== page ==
Rosscarbery Recipes

This is the newest of the puddings we sampled and its creation is a very positive indication that the decline in fresh blood puddings can be reversed. Made by Willie and Avril Allshire of Caherbeg Free Range Pork, Rosscarbery, this pudding was best of the Irish entries at the aforementioned International Black Pudding Competition in France this year. It has a lower oatmeal content than the other four resulting in a softer texture. The flavour is full and well balanced with the meat holding its own against the salt and spices. This pudding is sold in plastic wrapped chubs and when cooked without its casing holds together well. Rosscarbery Recipes is sold in quite a number of supermarkets and butcher shops.

Ml O’Neill & Sons, Clonakilty

O’Neill’s black pudding is sold only from their butcher shop in Clonakilty and is probably the longest in existence among the five we sampled, having been created by Mike’s grandfather. Mike still buys his spice mix from a descendant of the man who used to work for his grandfather and made the original puddings. O’Neill’s is made in the traditional rings and packed in natural casing. It was the only pudding we sampled that is cooked in the casing, which some people enjoyed chewing on to savour the lasting flavour. It has a fairly open, coarse texture though it did not threaten to crumble during cooking. Although the pudding was quite salty, it was the clear favorite amongst my colleagues, none of whom had eaten it before but most of whom will now seek it out.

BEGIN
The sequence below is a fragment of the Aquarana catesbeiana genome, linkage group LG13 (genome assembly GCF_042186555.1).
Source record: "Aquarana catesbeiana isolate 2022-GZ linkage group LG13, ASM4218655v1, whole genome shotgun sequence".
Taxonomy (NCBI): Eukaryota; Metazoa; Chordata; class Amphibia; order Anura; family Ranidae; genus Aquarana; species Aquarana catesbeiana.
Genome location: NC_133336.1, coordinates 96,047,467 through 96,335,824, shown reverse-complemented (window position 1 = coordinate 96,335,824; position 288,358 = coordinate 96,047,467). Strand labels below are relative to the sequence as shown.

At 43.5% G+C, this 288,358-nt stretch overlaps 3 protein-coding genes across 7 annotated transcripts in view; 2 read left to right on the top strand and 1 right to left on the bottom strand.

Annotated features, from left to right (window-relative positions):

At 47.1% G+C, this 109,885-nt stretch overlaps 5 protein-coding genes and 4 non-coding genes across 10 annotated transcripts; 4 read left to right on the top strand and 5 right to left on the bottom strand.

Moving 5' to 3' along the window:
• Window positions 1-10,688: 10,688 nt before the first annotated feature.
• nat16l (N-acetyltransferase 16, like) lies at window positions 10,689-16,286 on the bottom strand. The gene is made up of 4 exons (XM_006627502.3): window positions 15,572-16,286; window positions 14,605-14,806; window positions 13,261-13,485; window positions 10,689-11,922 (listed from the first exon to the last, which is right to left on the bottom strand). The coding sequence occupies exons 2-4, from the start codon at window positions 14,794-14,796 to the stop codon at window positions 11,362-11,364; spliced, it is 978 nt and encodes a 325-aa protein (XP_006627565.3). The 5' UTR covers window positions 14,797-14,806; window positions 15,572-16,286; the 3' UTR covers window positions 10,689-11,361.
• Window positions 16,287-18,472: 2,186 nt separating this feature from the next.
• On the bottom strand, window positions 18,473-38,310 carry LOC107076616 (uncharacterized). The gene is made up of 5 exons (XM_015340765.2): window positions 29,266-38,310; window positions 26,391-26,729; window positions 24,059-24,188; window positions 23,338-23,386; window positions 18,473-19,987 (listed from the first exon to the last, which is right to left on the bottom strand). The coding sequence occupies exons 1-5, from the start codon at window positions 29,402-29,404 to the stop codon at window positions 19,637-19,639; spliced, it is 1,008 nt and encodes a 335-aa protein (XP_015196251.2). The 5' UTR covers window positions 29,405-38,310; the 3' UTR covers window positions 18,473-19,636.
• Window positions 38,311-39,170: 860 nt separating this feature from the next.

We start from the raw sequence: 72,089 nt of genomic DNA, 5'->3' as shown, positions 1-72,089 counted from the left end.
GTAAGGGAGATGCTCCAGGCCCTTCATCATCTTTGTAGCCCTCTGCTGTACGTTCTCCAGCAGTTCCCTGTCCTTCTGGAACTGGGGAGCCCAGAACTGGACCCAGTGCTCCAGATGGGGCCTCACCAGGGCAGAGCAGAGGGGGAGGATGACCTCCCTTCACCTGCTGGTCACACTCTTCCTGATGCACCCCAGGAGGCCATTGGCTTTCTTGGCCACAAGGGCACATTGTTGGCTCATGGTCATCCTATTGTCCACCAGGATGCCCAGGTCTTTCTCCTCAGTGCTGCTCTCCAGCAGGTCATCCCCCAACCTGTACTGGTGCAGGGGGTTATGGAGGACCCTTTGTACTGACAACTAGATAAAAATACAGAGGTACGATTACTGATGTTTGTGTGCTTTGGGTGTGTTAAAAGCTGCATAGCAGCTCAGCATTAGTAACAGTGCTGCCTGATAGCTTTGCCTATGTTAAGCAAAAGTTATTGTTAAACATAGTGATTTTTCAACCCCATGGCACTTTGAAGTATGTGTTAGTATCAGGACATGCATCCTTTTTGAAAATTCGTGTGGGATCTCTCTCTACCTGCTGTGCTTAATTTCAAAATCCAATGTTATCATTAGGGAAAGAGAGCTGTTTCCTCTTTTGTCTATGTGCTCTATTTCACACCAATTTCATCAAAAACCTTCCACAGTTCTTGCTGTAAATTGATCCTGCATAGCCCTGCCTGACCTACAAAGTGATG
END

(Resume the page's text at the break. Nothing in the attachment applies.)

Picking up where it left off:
Collins Brothers, Dunmanway

If you haven’t tried this pudding before the first thing that strikes you is the size, being considerably wider than the traditional rings or the chubs made by most commercial manufacturers. Produced by James and PJ Collins pudding is made in a large size only – c.2 inches across and 18 inches long, and is packed in a plastic casing. It is sold in slices, either vacuum packed or freshly cut. James told me that their recipe was adapted from the process used by their mother at home – “At that time every house used to kill a pig and making the pudding was part of that. It was for home use but we knew how to make it then when we started the butcher shop. One thing that has helped a lot is the hollow tube knife for extracting the blood – it’s a very clean and contained process now.” The introduction of the hollow tube knife that James refers to has put the production of fresh blood puddings on a much sounder footing with the regulatory authorities and appears to significantly reduced the threat of losing this part of our food heritage.

Dan Maloney Meat Centre, Bandon

Another large diameter pudding, this one had distinctly more chew than the others owing both to the meat and the higher oat content. I’ve eaten this a few times recently as part of my weekend fry and have come to appreciate the balance it brings to a plate already overloaded with salty, fatty pork products. Dan told me that they launched their pudding 15 years ago at the Bandon Show and that the man who makes it learned his trade in Clonakilty. I found this a common feature among the butchers I spoke to and probably accounts for the high degree of similarity in West Cork puddings. There is usually one person employed for the task and he will have developed his skill elsewhere, the result is a high degree of cross fertilisation and consistency.